New Report Finds U.S. School Instructional Time Similar to High-performing Countries
Latest Center for Public Education report reviews time U.S. students spend in school
compared to other countries
Alexandria, Va. (December 12, 2011) - Most U.S. schools require at least as much or more instructional time as other countries, even high-performing countries like Finland, Japan, and Korea; according to a new report on instructional time released by the National School Boards Association's Center for Public Education.
The report, "Time in School," measured the minimum number of hours of instruction per year (also known as compulsory hours) countries require their public schools to provide in a formal classroom setting. In the U.S., most states require between 175 and 180 days of school and/or between 900 and 1,000 hours of instructional time per year, depending on the grade level.
"There is a perception among policymakers and the public that U.S. students spend less time in school than students in other countries," said Jim Hull, the Center's Senior Policy Analyst and author of the report. "The data clearly shows that most U.S. schools require at least as much or more instructional time as other countries, however these comparisons are based on required minimums. It's possible that certain schools in these countries and states do provide more time for instruction. Furthermore, students in countries like China, India, Japan, and Korea have a tradition of receiving additional instruction through non-formal schooling such as tutoring and night schools, especially at the high school level, which could also have an impact."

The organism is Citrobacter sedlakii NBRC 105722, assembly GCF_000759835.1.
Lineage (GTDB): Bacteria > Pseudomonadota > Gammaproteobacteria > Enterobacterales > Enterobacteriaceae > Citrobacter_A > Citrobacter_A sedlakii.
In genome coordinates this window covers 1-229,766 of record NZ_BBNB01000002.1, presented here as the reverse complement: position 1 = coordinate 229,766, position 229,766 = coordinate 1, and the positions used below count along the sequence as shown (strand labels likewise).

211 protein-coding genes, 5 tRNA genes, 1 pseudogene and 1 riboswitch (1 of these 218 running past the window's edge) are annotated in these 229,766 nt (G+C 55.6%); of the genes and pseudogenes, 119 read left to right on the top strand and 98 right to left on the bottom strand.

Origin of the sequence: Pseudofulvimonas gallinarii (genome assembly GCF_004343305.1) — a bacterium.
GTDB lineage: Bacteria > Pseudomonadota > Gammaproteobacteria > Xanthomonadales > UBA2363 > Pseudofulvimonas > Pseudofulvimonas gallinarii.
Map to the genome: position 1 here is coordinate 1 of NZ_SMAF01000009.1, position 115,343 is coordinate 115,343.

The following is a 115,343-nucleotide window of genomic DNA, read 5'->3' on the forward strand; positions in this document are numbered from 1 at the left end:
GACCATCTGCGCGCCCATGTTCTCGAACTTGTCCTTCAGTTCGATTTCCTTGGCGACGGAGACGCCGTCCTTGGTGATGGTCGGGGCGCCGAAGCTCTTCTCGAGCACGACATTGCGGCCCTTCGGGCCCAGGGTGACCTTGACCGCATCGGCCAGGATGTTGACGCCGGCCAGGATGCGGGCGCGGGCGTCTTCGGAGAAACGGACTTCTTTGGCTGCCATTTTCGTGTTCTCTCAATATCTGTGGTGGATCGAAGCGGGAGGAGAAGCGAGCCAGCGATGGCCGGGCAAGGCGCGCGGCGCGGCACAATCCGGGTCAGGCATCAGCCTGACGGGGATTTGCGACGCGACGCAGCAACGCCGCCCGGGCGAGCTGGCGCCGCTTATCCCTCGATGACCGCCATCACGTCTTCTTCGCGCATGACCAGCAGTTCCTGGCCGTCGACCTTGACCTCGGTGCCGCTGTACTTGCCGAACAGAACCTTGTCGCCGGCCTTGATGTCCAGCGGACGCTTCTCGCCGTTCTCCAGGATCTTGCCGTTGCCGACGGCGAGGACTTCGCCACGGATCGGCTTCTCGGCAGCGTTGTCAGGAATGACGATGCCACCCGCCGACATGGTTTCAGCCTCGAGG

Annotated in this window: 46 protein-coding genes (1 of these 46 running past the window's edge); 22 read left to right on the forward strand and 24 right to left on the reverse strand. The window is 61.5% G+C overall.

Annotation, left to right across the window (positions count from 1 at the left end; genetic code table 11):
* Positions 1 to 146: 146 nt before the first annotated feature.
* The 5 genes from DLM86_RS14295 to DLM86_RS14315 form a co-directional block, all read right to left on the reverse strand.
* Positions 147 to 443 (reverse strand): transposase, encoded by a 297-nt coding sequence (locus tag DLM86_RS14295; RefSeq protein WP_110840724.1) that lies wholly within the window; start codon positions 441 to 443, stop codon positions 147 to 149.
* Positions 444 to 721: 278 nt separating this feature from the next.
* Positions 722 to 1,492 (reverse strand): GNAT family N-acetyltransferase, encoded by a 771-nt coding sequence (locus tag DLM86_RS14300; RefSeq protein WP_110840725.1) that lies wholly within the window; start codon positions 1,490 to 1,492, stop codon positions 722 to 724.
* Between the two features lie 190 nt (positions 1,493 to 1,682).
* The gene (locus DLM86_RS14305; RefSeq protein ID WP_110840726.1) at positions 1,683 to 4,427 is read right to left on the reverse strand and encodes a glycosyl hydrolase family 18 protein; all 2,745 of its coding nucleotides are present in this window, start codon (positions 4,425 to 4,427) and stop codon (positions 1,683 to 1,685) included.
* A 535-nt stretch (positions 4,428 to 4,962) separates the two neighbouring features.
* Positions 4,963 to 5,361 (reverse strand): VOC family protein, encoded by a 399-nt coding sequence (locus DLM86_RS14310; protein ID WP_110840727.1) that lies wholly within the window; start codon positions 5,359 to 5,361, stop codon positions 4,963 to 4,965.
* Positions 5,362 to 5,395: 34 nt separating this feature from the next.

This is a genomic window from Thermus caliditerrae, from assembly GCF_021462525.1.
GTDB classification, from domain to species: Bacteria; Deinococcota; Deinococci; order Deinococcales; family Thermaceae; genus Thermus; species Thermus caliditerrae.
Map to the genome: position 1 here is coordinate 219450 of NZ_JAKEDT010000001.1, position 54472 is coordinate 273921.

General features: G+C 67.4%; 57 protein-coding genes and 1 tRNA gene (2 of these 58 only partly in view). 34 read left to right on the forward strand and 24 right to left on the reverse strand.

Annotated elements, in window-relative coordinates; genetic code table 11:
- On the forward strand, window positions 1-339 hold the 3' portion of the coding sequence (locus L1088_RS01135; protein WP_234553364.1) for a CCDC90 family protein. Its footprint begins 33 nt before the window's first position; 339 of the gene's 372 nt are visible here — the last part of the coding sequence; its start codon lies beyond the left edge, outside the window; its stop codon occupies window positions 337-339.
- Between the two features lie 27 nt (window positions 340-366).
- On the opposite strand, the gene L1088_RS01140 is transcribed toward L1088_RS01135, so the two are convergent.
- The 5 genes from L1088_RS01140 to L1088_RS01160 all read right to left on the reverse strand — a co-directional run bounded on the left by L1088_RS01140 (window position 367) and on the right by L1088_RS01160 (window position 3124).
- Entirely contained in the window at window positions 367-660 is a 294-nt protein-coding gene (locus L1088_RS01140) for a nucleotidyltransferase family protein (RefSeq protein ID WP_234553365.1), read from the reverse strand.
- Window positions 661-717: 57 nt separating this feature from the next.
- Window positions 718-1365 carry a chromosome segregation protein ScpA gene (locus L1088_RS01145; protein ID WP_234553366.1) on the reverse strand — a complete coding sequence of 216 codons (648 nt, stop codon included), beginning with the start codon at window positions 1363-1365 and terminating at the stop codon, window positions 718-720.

Hull stressed that the relationship between time and student learning is not about the amount of time spent in school. Rather, it is how effectively that time is used. The report also showed that there is no relationship between simply requiring more time and increased achievement. The data showed that a number of countries that require fewer hours of instruction outperform the U.S., while the U.S. performs as well as or better than some other countries that require more hours of instruction.
"Providing additional time can be an effective tool for improving student outcomes, but how that time is used is most important," Hull said.
Total Compulsory Hours of Instruction by Country
Hours of Instruction by State
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The Center for Public Education (www.centerforpubliceducation.org) is a national resource for credible and practical information about public education and its importance to the well-being of our nation. The Center provides up-to-date research, data, and analysis on current education issues and explores ways to improve student achievement and engage public support for public schools. The Center is an initiative of the National School Boards Association.
Founded in 1940, the National School Boards Association (NSBA) is a not-for-profit organization representing state associations of school boards and their more than 90,000 local school board members throughout the U.S. Working with and through our state associations, NSBA advocates for equity and excellence in public education through school board leadership. www.nsba.org